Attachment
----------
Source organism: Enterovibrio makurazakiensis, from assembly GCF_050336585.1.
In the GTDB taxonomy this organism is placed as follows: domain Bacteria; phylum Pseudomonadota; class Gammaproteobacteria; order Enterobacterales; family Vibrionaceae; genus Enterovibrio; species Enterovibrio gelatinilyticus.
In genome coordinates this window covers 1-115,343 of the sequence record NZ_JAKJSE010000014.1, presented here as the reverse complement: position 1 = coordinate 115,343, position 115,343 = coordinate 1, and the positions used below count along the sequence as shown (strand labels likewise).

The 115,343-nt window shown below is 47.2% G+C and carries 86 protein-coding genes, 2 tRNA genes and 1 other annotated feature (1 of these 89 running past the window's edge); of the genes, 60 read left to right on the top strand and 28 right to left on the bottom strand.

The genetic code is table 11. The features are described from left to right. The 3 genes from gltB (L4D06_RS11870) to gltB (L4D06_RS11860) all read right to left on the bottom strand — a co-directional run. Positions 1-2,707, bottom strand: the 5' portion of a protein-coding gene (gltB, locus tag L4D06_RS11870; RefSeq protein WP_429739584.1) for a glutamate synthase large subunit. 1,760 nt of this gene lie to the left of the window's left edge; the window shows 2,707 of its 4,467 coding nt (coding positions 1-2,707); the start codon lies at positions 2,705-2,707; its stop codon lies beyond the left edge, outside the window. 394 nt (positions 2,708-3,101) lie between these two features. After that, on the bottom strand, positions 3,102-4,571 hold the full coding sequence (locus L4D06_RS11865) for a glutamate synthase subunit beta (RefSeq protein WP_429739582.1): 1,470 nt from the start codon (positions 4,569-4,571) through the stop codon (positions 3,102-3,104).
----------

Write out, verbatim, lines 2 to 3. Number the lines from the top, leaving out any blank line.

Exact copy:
In the GTDB taxonomy this organism is placed as follows: domain Bacteria; phylum Pseudomonadota; class Gammaproteobacteria; order Enterobacterales; family Vibrionaceae; genus Enterovibrio; species Enterovibrio gelatinilyticus.
In genome coordinates this window covers 1-115,343 of the sequence record NZ_JAKJSE010000014.1, presented here as the reverse complement: position 1 = coordinate 115,343, position 115,343 = coordinate 1, and the positions used below count along the sequence as shown (strand labels likewise).